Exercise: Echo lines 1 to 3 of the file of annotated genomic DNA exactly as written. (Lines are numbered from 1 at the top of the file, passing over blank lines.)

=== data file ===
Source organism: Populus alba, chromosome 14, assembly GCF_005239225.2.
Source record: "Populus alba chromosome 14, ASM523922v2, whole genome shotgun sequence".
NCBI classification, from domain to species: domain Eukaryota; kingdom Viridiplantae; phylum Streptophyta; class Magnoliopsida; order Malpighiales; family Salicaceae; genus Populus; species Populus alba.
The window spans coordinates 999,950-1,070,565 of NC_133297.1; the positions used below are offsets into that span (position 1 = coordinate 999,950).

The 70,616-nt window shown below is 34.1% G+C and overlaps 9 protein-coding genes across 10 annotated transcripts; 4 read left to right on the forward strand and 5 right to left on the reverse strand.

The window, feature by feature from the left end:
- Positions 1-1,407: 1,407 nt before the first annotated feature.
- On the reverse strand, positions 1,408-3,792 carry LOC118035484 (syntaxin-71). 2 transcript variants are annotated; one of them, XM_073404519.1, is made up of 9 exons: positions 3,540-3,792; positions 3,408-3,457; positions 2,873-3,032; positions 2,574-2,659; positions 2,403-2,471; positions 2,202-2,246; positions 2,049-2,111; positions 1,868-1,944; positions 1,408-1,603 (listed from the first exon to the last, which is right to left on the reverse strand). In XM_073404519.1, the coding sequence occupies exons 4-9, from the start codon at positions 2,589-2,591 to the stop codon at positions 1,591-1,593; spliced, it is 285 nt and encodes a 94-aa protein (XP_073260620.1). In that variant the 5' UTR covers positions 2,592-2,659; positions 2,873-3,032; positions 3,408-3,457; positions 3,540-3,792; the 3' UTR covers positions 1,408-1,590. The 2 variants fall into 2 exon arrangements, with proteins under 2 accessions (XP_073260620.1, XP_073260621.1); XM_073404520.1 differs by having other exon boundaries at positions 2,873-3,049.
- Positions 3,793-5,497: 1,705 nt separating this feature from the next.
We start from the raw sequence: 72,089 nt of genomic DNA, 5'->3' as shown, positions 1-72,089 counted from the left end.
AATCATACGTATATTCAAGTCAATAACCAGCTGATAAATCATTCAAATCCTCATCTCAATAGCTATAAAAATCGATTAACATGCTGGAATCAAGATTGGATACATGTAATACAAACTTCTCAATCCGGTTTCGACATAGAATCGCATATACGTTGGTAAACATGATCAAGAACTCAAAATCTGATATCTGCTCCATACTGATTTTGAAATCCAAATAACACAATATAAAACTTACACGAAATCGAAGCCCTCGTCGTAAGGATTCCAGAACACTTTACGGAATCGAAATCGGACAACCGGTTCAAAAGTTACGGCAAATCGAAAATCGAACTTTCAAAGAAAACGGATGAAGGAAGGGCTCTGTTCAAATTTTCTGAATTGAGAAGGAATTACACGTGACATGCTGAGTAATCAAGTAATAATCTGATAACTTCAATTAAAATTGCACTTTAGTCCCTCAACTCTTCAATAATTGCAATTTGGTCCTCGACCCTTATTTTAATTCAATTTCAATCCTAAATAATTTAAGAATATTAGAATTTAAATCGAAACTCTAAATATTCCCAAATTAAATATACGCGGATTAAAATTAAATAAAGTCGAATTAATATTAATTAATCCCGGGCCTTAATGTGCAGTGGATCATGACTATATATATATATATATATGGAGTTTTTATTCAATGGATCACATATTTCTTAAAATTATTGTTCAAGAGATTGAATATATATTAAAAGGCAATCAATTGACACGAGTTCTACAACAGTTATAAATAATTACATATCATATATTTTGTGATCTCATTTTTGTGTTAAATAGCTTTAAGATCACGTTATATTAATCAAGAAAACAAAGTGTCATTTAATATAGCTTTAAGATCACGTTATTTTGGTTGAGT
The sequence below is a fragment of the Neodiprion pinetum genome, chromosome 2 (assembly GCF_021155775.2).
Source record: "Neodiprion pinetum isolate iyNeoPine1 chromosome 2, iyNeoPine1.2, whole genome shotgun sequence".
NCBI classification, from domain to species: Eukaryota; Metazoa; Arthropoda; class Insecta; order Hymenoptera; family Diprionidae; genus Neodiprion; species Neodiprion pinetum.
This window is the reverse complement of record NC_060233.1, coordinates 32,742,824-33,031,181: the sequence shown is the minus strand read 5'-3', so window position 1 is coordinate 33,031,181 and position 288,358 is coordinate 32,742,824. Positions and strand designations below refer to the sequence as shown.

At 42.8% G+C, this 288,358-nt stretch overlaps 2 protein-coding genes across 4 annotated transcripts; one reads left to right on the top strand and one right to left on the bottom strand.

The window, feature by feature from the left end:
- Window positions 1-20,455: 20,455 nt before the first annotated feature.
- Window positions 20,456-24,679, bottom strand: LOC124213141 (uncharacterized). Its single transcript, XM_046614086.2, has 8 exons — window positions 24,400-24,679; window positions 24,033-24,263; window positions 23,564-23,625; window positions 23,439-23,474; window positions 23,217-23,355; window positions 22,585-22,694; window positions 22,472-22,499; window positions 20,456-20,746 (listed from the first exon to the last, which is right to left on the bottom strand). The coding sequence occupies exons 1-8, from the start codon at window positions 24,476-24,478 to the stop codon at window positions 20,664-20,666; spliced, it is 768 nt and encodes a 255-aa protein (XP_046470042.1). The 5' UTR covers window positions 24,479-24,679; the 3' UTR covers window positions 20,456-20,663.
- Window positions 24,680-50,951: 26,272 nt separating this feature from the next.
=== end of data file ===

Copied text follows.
Source organism: Populus alba, chromosome 14, assembly GCF_005239225.2.
Source record: "Populus alba chromosome 14, ASM523922v2, whole genome shotgun sequence".
NCBI classification, from domain to species: domain Eukaryota; kingdom Viridiplantae; phylum Streptophyta; class Magnoliopsida; order Malpighiales; family Salicaceae; genus Populus; species Populus alba.